• Chinese buying of US Treasuries is another compelling, yet unquantifiable, argument and possible source of demand.  My colleague John Zawada first began discussing this topic last week with a similar story that printed in yesterday’s Financial Times.  According to the Treasury Department, Chinese official holding fell by about $40 billion since last November, but ‘Belgium’ holdings increased by $200 billion.  It is thought that a big foreign investor (China?) has merely switched its custody service to Euroclear which is based in Brussels. The intentional devaluation of the Renminbi this year has resulted in a larger current account, so it makes sense that the ‘extra’ dollars would flow into Treasuries.
  • The FT reported (via Wrightson ICAP analysis) that the drop in official Chinese holdings as a percentage of FX reserves fell from 37% to 32% since November.  However, if you associate the increase in the ‘Belgium’ official holdings to China, then the percentage remains the same at 37%.

“If you’re always trying to be normal, you will never know how amazing you can be” – Maya Angelou

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Grande Tetons's picture

Scotiabank's Guy Haselmann....

has a date with a nailgun. 


markmotive's picture

Well, the adults certainly are not on Wall Street. That's for f@cking sure.

Cheaters on Wall Street: What Drives Bad Behavior?

InjectTheVenom's picture

all i need to know is how Gartman feels ..... then i know how to be positioned 

NoDebt's picture

Just had dinner with him.  He feels great.  New haircut, new suit (hand-tailored Italian).  Still richer than us.  Ego still expanding exponentially.  And whatever doubts he has about his true worth he's drowning in ever-increasing amounts of cocaine and hookers.  Fabulous.  Simply fabulous.

fonzannoon's picture

Many of the clients that bought annuities with "guaranteed minimum income" riders are getting offers from a very large global insurer to buy them out of their policies for thousands of dollars above their current account values and forgive any closeout charges. I mentioned this to my Dad (retired but used to be in the biz for a while) and he said "you gotta take the offers". He knows as well as I do that the next step after the offers is the insurance companies default on the promises that the clients paid a ton in fees for. As if to illustrate his point he read me a letter he got from a pension from an old job that was notifying him that low interest rates had caused the plan to deteriorate and to plan for the day not so long from now when the pension will be terminated.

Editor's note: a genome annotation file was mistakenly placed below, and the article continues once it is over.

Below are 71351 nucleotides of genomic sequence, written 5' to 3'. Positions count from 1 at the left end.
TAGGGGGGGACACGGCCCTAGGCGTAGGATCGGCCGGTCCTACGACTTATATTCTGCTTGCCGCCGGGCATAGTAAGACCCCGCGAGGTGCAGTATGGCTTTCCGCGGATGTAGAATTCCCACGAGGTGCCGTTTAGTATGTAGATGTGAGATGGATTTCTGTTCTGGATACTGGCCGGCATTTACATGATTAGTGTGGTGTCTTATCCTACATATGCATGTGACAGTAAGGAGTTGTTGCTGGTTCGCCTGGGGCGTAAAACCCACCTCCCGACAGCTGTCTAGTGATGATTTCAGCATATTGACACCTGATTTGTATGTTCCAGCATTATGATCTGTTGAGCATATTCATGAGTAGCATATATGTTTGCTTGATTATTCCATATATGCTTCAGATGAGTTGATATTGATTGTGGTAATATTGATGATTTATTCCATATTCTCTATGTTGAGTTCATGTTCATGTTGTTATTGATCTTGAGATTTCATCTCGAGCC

This leads me to believe that Yellen will fraud out a monster NFP next week and immediately end QE. They are crowding out other buyers and the result is this implosion in rates. She is going to try to froce yields back up and CNBC will hit new levels of stupidity selling growth. I don't know that it will help. We may be in the final innings of our nirp spiral down. I'd expect the stock market to go parabolic if we are and then blow up like something we have never seen. Enjoy the ride.

TimmyM's picture

Fonz-I enjoy your posts but you are going full retard on this one.
Timmah knows!

fonzannoon's picture

I don't deny that. Which part? The part about the fed ending QE early? I actually stick with that. I think the people here who underestimate the demand for UST's right now are the complete retards. They are probably the same peple continually shorting the market and getting their asses handed to them. 

The part about how low rates affect pension funds etc? I think that is undeniable. So I won't bother. I appreciate you speakiing up. So tell me, which part?

The part about contracts being bought out?

"For a limited time, the insurer will boost a client's account value if the client agrees to terminate the guaranteed-minimum-income-benefit rider, along with other optional riders. Those riders include death and earnings enhancement benefits."

fonzannoon's picture

Come on out and play Timmy. I'm waiting.


prains's picture